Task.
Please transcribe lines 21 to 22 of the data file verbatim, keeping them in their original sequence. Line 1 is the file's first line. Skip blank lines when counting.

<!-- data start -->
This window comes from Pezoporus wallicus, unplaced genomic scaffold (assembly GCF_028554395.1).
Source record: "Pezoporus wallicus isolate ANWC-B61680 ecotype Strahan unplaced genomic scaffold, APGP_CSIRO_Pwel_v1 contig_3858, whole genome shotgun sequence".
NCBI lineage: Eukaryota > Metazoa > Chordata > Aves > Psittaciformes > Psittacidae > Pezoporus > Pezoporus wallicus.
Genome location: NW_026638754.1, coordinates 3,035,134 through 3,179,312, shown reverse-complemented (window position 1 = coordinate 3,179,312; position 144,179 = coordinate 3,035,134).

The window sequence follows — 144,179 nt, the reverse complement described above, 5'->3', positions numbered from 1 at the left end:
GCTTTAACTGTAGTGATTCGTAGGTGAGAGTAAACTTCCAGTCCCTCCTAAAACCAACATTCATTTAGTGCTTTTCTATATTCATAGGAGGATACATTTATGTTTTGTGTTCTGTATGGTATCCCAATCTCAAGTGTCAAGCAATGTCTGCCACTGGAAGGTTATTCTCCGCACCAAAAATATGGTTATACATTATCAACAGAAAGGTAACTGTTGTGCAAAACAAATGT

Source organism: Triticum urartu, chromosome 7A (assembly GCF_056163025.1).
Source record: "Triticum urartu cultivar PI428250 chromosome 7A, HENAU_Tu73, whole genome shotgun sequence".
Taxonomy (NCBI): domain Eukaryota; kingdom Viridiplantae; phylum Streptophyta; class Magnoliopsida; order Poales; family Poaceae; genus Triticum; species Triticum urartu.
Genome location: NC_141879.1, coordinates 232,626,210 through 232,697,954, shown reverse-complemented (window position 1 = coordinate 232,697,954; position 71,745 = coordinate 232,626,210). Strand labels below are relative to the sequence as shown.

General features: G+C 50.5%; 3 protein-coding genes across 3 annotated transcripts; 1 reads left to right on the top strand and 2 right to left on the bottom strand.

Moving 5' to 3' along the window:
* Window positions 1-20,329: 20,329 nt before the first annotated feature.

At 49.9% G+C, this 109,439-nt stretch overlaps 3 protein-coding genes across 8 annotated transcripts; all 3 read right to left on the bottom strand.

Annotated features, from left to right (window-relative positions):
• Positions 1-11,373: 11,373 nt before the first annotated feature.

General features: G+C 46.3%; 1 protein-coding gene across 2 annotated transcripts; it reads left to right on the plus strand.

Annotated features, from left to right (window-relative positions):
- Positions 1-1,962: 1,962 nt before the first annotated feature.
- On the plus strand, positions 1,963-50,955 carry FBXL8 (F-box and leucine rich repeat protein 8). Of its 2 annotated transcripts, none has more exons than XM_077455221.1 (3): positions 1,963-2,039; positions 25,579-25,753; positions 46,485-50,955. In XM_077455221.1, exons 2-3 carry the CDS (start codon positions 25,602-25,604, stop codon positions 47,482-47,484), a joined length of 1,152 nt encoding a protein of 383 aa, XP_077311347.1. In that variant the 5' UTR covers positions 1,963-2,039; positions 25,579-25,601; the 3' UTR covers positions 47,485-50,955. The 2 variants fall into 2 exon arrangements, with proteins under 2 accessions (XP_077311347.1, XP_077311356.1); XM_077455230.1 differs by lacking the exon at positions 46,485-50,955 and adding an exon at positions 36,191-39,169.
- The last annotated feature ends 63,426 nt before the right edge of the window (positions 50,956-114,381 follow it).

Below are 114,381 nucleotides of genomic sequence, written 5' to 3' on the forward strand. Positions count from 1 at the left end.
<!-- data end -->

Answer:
- The last annotated feature ends 63,426 nt before the right edge of the window (positions 50,956-114,381 follow it).

Below are 114,381 nucleotides of genomic sequence, written 5' to 3' on the forward strand. Positions count from 1 at the left end.